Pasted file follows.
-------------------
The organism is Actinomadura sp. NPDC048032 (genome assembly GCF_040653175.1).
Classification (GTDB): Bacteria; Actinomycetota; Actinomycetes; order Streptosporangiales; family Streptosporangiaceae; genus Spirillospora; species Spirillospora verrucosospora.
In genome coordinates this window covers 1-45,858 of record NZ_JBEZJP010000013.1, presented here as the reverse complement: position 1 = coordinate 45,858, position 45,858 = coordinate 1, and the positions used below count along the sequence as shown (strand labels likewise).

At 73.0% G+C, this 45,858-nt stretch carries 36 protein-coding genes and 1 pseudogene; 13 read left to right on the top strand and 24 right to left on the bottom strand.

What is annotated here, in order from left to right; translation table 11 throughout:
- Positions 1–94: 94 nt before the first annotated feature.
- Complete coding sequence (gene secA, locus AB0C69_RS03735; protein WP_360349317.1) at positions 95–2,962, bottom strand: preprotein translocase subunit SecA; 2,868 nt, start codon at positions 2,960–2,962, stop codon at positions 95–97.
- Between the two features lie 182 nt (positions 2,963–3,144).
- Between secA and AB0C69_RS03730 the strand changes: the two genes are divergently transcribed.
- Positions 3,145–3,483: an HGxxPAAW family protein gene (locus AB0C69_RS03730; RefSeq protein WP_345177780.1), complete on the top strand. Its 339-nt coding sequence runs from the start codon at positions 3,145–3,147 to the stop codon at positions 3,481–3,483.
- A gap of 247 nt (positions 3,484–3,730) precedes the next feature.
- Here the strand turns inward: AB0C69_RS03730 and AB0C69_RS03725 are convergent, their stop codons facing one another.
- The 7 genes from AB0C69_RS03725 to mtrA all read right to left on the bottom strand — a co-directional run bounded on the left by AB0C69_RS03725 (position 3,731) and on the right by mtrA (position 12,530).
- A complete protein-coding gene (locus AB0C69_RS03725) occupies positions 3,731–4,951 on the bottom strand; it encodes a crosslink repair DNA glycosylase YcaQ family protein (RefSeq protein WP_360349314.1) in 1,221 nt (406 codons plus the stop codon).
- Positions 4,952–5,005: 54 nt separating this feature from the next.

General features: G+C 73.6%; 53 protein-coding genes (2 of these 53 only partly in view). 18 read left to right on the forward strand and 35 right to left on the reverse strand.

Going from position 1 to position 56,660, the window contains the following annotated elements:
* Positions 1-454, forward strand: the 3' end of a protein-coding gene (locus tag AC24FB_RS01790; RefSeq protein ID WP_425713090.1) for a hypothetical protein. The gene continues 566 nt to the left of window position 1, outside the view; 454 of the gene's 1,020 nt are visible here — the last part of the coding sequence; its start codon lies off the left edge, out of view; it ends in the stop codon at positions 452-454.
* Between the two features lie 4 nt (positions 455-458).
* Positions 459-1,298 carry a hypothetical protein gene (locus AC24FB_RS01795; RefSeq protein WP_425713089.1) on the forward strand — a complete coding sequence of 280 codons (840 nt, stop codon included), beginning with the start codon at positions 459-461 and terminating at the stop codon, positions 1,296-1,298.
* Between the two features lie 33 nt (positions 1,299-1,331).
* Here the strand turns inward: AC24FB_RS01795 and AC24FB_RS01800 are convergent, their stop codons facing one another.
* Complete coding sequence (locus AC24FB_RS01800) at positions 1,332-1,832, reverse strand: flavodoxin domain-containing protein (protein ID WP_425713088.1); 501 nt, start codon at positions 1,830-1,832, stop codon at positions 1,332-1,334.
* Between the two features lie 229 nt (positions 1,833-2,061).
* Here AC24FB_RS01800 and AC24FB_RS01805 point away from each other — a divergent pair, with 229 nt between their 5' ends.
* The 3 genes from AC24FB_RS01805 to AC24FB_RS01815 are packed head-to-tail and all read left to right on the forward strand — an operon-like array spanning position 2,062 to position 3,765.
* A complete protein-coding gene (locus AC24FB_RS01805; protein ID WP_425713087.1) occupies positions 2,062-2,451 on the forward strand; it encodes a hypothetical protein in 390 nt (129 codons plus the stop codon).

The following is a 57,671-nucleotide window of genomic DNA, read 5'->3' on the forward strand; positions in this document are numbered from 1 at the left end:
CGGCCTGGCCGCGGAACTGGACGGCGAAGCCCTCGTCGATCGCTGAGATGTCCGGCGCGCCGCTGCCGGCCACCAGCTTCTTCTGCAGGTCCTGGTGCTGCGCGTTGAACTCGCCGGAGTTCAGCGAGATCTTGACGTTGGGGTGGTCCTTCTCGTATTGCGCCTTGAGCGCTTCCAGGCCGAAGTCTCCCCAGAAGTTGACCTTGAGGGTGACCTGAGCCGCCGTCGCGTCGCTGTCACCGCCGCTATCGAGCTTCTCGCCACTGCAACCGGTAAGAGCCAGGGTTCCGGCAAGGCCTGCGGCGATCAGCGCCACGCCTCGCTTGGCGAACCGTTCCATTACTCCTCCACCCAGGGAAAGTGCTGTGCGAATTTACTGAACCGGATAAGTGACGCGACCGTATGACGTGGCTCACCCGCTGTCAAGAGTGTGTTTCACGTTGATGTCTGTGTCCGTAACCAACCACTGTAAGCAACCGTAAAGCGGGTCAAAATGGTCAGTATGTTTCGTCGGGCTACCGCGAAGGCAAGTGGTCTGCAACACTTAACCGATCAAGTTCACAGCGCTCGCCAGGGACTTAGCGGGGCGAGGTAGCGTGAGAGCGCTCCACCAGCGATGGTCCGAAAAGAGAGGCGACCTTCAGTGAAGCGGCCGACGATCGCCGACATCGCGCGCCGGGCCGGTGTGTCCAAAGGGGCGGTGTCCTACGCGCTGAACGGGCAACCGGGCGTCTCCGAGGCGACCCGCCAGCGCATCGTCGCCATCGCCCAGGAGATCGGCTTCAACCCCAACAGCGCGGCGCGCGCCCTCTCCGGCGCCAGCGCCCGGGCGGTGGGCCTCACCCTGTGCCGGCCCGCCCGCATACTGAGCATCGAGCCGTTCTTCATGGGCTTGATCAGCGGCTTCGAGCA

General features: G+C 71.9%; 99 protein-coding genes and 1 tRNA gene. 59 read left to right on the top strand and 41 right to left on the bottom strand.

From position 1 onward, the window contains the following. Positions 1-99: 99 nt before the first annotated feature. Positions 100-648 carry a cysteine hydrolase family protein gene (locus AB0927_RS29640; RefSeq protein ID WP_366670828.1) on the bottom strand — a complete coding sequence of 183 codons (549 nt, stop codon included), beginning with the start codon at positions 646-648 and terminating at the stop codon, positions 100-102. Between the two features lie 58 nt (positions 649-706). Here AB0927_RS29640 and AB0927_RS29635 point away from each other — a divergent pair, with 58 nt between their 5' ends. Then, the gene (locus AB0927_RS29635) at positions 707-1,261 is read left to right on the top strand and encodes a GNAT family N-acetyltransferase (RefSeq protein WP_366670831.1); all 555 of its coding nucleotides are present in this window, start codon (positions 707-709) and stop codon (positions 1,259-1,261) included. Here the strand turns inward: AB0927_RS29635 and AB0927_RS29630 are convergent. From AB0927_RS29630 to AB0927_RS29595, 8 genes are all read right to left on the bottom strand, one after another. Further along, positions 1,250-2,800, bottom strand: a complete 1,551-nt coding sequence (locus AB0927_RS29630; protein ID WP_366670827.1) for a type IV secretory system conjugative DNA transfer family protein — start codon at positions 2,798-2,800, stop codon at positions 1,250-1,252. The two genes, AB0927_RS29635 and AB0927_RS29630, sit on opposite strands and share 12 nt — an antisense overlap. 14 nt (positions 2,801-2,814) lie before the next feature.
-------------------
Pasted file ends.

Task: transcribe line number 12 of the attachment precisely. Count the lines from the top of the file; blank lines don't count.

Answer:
- Here the strand turns inward: AB0C69_RS03730 and AB0C69_RS03725 are convergent, their stop codons facing one another.